A substantially improved version of the security metrics standard ISO/IEC 27004 has just been published.
The standard covers "Information security management ― Monitoring, measurement, analysis and evaluation", a direct reference to clause 9.1. of ISO/IEC 27001 ... in other words, it is primarily about the metrics needed to make management decisions about, and systematically improve, an ISO27k-style Information Security Management System.
These are the main sections:
- Rationale - explains the value of measuring stuff e.g. to increase accountability and performance;
- Characteristics - what to measure, monitor, analyze and evaluate, when to do it, and who to do it;
- Types of measures - performance (efficiency) and effectiveness measures;
- Processes - how to develop, implement and use metrics.
Annex B catalogs 35 metrics examples using a typical metrics definition form. These are not exactly shining demonstrations of the art, in fact some of the examples are of poor quality. I'm sure we can come up with a better set of example metrics, and in fact I plan to do so over the coming months, free time permitting. I have in mind documenting a suite of metrics relating to the whole of 27001, including both the management system aspects in the main body of the standard and the information security controls listed in Annex A. Watch this space.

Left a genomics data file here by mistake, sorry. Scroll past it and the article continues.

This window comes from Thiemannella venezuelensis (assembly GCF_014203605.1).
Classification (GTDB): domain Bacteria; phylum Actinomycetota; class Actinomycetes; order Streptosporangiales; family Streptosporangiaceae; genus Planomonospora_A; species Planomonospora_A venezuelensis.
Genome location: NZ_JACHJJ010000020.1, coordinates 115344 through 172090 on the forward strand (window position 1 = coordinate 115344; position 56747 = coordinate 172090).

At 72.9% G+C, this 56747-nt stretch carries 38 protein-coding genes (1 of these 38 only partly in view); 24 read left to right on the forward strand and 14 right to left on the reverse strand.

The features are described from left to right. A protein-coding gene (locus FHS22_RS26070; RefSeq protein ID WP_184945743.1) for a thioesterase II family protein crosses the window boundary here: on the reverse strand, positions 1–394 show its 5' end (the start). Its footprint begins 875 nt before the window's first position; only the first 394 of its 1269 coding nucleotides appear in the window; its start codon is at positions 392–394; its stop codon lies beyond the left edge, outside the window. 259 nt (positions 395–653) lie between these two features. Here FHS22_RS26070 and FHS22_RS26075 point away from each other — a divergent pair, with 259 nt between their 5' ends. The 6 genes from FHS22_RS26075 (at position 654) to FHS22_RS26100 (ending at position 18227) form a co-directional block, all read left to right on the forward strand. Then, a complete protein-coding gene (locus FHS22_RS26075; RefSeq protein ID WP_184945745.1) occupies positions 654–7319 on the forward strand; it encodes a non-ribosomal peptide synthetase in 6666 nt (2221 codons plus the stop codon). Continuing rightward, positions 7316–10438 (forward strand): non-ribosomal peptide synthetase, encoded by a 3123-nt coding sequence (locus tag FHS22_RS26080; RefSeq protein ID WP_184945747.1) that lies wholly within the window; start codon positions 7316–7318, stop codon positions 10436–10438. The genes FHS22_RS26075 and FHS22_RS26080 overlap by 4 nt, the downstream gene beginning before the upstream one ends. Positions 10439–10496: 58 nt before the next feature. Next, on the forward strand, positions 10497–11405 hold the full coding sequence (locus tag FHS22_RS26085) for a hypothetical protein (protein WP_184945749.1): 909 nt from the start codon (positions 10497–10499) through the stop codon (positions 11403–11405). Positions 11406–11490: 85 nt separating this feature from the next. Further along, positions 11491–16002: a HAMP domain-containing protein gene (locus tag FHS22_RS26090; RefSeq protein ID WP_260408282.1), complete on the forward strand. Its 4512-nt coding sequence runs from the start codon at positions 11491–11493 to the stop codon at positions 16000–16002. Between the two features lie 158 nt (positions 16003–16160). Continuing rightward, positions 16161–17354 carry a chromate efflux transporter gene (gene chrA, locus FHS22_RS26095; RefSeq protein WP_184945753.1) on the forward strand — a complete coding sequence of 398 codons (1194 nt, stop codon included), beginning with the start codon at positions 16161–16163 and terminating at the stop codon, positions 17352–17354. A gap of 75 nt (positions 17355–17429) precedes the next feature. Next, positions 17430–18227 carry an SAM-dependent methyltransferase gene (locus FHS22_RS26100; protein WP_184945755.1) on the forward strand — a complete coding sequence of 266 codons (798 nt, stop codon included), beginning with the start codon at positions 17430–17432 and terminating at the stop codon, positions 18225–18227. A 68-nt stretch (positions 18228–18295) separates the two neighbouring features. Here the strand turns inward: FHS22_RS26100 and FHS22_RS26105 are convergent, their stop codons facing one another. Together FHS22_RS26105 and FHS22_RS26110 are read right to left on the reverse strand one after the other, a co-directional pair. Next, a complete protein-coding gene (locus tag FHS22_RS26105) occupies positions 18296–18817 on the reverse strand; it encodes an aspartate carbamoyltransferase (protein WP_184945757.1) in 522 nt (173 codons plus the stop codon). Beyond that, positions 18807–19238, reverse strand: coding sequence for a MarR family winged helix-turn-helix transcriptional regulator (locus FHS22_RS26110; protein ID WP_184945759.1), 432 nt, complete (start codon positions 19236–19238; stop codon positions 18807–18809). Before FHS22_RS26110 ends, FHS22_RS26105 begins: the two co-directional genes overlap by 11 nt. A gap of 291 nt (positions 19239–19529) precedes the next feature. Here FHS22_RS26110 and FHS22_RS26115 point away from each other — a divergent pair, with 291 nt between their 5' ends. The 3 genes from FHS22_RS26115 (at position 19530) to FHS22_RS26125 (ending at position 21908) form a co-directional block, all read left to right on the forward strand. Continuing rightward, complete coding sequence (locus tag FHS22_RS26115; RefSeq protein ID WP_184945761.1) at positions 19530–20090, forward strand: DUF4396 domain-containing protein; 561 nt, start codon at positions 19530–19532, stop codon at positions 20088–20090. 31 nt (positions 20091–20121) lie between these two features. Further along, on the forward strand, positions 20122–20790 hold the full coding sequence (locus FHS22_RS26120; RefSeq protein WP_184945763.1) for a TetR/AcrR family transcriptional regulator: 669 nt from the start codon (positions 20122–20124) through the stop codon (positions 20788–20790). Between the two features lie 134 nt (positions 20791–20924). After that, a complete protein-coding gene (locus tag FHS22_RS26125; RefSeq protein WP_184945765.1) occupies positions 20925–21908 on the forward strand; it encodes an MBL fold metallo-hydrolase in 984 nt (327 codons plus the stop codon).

I am pleased, relieved in fact, that the 2009 version of this standard is now consigned to history. It was an academic piece, full of theory and an obsessive focus on the calculation part of measurement - strange, really, given that it is such a simple and inconsequential part of metrics (essentially just 'collect data, run statistical analysis, generate result') compared to the far more important issues of what to measure and why. I honestly feel that its publication retarded rather than advanced the field of security metrics. The new release is much more pragmatic and helpful for those designing, implementing, using and improving ISO27k ISMSs. I commend it to the house.
The new standard is available to purchase from ISO, from ANSI, and no doubt from other official sales outlets too. It costs about $200 (don't shoot the messenger: I wish all the ISO27k standards were available free of charge in order to encourage widespread global adoption and improve the general state of information security but it's ISO that sets the price, not me).